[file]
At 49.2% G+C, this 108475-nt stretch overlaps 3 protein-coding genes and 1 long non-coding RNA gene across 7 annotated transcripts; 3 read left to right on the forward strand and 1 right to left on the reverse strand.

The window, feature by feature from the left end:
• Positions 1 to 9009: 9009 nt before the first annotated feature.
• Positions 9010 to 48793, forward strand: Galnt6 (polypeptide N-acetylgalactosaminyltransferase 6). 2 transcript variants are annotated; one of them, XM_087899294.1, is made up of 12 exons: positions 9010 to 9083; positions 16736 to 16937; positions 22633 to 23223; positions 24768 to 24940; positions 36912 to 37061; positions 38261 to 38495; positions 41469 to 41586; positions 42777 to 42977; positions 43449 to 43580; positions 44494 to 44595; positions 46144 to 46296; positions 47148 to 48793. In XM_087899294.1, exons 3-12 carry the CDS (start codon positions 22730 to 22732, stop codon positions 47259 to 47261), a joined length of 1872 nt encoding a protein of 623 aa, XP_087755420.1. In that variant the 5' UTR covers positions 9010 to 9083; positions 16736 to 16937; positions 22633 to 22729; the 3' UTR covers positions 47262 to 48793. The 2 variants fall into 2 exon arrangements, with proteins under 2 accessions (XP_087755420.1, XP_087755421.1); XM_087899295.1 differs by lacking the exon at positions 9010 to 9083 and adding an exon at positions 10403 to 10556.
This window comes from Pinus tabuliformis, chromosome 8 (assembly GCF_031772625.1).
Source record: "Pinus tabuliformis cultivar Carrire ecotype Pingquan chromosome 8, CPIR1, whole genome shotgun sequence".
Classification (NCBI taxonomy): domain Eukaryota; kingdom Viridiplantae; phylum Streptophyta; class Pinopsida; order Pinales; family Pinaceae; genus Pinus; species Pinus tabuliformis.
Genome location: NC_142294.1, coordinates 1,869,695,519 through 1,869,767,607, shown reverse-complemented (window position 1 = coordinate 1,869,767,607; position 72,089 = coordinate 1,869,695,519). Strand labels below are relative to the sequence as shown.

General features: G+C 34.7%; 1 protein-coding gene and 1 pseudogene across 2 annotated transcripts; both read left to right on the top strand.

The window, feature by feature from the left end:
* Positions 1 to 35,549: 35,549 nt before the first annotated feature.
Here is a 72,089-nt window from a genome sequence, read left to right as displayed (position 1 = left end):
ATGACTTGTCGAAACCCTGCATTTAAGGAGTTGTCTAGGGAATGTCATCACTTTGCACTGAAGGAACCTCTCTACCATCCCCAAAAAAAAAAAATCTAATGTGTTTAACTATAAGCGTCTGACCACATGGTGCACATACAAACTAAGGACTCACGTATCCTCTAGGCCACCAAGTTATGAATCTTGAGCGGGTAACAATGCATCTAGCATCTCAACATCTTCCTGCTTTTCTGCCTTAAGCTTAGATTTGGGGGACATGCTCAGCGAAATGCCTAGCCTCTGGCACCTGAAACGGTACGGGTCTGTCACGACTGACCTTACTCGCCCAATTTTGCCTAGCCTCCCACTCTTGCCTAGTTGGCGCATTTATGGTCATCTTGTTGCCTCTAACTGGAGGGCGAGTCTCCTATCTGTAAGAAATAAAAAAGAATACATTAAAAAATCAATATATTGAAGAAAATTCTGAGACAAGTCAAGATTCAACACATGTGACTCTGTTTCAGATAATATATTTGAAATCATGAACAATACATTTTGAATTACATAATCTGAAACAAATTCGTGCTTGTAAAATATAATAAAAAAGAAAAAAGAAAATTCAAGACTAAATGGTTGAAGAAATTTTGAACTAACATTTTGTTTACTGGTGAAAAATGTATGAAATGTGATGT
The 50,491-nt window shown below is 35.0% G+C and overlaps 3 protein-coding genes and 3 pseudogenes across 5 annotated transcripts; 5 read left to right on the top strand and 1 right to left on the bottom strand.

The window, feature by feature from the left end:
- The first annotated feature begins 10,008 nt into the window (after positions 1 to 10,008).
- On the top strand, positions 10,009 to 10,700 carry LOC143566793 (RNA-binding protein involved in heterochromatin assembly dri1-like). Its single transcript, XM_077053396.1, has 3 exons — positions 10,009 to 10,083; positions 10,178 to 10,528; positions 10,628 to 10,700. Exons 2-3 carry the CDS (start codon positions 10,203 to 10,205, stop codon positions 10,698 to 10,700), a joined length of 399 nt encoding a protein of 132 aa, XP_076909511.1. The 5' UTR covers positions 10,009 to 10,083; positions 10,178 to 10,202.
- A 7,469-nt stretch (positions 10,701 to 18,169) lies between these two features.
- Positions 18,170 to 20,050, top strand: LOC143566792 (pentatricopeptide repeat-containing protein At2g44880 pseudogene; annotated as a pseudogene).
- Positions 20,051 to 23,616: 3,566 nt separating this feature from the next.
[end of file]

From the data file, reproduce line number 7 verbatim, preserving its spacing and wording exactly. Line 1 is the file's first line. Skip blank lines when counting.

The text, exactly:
Classification (NCBI taxonomy): domain Eukaryota; kingdom Viridiplantae; phylum Streptophyta; class Pinopsida; order Pinales; family Pinaceae; genus Pinus; species Pinus tabuliformis.